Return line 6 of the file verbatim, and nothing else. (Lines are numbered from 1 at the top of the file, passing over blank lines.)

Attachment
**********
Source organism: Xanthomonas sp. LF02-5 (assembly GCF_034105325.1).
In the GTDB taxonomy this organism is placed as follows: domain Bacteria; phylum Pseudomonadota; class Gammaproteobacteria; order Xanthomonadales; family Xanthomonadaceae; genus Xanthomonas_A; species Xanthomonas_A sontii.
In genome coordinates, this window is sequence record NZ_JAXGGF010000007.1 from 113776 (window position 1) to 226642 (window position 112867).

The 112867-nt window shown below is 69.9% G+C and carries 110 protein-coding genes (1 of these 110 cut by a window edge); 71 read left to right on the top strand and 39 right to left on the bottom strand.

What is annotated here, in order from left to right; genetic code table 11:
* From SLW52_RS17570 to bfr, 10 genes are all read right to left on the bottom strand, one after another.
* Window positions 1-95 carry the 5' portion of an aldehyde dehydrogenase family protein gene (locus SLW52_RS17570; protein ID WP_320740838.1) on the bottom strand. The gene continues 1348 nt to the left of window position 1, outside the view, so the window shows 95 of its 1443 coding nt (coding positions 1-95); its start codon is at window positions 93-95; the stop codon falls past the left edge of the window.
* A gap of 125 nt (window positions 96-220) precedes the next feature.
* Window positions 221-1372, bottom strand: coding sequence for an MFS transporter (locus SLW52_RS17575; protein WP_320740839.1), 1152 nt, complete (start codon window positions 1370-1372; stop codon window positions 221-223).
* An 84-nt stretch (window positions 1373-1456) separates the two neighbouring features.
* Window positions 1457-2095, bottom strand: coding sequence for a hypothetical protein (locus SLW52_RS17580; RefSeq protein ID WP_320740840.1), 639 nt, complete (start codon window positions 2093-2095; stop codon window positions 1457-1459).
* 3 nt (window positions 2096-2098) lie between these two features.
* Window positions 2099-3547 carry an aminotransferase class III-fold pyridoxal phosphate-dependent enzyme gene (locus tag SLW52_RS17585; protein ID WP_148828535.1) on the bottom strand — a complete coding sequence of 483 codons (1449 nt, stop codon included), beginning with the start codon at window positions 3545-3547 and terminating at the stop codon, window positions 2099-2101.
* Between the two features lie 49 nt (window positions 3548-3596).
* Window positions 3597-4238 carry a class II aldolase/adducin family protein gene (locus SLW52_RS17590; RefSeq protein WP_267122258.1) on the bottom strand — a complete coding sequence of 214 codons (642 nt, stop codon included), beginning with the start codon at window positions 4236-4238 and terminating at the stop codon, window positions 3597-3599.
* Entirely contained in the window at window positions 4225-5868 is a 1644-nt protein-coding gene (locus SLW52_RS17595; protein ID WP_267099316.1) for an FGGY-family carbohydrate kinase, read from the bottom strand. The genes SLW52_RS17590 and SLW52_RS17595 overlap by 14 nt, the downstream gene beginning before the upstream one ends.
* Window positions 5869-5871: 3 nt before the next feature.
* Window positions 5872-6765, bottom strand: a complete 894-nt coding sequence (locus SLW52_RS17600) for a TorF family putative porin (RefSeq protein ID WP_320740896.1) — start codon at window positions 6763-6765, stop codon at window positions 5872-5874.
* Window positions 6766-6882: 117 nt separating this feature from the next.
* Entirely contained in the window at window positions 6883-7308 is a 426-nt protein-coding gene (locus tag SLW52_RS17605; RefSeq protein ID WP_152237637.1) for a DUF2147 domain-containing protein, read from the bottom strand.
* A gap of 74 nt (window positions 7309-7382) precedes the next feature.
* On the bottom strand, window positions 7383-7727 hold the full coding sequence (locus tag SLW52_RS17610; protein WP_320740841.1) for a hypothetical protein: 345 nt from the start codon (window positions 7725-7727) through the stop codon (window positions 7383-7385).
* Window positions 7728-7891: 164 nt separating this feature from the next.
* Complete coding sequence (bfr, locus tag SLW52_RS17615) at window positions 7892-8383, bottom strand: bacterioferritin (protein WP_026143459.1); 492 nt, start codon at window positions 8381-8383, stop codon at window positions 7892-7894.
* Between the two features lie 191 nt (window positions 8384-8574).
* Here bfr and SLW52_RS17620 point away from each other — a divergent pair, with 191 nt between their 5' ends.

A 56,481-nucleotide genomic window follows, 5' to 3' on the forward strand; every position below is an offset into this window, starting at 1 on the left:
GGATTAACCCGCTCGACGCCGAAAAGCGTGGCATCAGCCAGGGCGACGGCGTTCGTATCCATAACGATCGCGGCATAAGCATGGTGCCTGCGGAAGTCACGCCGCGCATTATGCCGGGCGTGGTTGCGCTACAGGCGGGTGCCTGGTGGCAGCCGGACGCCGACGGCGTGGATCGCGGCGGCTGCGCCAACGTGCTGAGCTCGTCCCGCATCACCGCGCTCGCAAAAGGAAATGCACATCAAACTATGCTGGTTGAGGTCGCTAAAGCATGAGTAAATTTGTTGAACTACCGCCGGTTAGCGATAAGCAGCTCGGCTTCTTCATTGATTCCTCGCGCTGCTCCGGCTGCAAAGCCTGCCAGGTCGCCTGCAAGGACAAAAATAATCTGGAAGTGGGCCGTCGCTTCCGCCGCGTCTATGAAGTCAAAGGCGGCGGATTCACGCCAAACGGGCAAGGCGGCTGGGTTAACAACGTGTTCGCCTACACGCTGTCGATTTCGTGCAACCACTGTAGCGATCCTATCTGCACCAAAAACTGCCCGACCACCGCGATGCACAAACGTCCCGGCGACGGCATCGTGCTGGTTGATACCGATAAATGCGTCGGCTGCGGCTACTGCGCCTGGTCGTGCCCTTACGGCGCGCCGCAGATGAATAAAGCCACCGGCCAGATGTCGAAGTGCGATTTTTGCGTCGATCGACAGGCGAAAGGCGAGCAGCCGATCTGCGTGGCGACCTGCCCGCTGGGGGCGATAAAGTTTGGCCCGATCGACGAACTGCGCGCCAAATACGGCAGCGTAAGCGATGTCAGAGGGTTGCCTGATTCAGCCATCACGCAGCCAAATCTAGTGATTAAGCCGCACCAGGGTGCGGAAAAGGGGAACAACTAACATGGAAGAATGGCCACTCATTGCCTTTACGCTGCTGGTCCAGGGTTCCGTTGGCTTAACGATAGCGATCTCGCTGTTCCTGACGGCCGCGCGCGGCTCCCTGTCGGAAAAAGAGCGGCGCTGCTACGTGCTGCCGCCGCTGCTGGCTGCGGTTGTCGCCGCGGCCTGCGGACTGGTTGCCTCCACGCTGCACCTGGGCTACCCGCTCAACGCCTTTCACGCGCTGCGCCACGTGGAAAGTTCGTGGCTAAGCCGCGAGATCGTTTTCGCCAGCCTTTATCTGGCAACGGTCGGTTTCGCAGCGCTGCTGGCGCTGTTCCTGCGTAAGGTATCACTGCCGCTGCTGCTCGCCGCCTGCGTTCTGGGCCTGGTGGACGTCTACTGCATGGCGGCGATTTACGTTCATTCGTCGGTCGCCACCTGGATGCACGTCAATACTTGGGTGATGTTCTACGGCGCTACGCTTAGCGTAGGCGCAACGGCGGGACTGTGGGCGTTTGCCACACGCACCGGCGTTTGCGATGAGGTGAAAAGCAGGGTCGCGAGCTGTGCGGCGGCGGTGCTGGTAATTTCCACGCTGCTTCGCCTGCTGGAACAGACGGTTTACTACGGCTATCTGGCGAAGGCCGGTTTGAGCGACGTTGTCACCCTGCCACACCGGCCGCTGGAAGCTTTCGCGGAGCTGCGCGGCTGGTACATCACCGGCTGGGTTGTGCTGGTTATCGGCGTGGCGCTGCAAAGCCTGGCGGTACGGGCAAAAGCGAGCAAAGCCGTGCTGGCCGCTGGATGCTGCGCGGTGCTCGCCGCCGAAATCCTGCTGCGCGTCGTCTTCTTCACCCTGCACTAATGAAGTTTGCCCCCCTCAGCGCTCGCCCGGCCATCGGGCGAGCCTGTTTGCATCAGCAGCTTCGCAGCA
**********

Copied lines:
* From SLW52_RS17570 to bfr, 10 genes are all read right to left on the bottom strand, one after another.